Respondent has expressed concern on this record regarding whether relocating the vents will be effective and whether, no matter what is done short of closing the restaurant, complaints by neighbors will continue. As discussed above, under the nuisance standard applicable in this case, respondent is only required to take reasonable steps to avoid nuisance conditions. Provided such reasonable steps are taken, the circumstance that some smoke and odors may remain to annoy the neighbors "is part of the price paid for living where there are neighbors" ( McCarty , 189 NY at 50). Absent a much stronger showing of harm than was established on this record, requiring respondent to close a business conducted in an area zoned for mixed use is not warranted.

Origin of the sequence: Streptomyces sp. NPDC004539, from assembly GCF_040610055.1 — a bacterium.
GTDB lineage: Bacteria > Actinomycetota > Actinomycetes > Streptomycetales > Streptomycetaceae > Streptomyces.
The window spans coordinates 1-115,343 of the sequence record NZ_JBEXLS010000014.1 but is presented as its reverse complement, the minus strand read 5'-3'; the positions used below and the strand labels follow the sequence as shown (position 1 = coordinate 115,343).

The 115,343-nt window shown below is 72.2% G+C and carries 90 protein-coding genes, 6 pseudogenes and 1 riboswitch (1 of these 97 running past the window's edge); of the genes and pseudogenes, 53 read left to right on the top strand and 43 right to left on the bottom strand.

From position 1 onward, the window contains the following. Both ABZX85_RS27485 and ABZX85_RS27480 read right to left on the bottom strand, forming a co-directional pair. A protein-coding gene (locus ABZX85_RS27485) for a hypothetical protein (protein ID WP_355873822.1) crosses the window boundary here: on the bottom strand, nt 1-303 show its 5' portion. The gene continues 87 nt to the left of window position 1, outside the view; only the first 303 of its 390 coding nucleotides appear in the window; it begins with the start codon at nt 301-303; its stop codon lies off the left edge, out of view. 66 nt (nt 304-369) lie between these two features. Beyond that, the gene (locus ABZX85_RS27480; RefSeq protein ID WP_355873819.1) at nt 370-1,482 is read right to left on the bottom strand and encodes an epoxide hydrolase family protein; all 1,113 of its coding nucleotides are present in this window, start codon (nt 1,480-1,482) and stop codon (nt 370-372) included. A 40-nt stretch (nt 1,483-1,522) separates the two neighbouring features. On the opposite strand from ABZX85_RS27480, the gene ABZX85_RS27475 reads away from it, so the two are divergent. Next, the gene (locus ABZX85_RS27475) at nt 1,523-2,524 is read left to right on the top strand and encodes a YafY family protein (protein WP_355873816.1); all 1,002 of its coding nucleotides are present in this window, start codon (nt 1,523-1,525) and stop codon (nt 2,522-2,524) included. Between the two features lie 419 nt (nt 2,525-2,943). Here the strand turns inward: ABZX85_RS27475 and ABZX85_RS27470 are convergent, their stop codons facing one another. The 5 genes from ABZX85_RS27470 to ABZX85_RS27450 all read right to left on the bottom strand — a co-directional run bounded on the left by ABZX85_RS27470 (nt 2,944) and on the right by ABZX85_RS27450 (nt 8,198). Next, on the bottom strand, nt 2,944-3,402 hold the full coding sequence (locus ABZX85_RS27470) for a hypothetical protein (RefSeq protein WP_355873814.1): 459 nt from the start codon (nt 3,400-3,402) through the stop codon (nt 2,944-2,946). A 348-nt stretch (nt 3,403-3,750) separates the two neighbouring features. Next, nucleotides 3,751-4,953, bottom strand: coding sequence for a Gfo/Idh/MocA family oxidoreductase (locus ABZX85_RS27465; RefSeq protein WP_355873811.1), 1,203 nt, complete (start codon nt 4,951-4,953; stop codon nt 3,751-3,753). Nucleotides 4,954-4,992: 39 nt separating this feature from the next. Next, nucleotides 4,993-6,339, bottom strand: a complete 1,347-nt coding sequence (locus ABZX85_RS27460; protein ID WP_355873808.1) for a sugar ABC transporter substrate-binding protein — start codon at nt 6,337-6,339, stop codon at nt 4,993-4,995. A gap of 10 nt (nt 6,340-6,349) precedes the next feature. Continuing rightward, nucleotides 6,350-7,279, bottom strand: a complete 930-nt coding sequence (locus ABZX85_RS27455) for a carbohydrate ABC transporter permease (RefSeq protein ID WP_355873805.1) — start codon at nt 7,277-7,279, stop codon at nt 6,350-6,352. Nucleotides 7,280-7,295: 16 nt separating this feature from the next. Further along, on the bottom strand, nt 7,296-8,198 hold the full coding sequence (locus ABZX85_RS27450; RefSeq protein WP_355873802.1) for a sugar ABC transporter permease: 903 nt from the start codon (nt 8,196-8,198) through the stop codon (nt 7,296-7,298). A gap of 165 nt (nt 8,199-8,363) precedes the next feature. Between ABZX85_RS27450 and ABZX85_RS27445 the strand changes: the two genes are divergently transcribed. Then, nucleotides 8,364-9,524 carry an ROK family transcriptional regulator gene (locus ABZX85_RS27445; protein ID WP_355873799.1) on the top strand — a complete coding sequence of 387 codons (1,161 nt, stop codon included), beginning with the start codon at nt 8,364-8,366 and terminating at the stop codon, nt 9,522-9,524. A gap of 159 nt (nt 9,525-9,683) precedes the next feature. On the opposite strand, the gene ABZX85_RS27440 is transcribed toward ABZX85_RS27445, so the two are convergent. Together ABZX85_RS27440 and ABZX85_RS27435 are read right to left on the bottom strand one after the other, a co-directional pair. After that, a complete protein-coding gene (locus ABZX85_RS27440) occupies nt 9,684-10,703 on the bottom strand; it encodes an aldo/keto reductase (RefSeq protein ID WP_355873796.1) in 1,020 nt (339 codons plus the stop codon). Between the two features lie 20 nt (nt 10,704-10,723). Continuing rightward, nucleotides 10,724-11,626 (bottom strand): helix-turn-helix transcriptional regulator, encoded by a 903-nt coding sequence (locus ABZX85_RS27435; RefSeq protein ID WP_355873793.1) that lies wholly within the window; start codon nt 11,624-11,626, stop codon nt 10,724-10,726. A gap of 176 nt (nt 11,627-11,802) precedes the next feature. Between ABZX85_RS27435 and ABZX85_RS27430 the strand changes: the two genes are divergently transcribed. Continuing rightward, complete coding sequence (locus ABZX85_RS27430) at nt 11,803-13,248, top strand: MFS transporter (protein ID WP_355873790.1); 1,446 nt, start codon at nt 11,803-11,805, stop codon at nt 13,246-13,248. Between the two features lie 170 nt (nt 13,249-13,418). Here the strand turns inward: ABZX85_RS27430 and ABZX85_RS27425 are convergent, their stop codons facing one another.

III. Other Issues

At the hearing, respondent continued to argue that section 211.2 is unconstitutionally void for vagueness. I have twice before rejected respondent's argument and, for the reasons stated before, do so again ( see Ruling, Dec. 15, 2010, at 5-8; Ruling, Oct. 17, 2011, at 7). As noted above, section 211.2, in part, adopts the common law nuisance standard. Such a standard, based upon the reasonable person standard, is considered an objective standard. Only if the common law standard is impermissibly vague should section 211.2 be found impermissibly vague. Inasmuch as nothing in the case law concerning common law nuisances indicates that the nuisance standard is infirm, I conclude that nothing compels the conclusion that section 211.2 is unconstitutional.

Conclusions of Law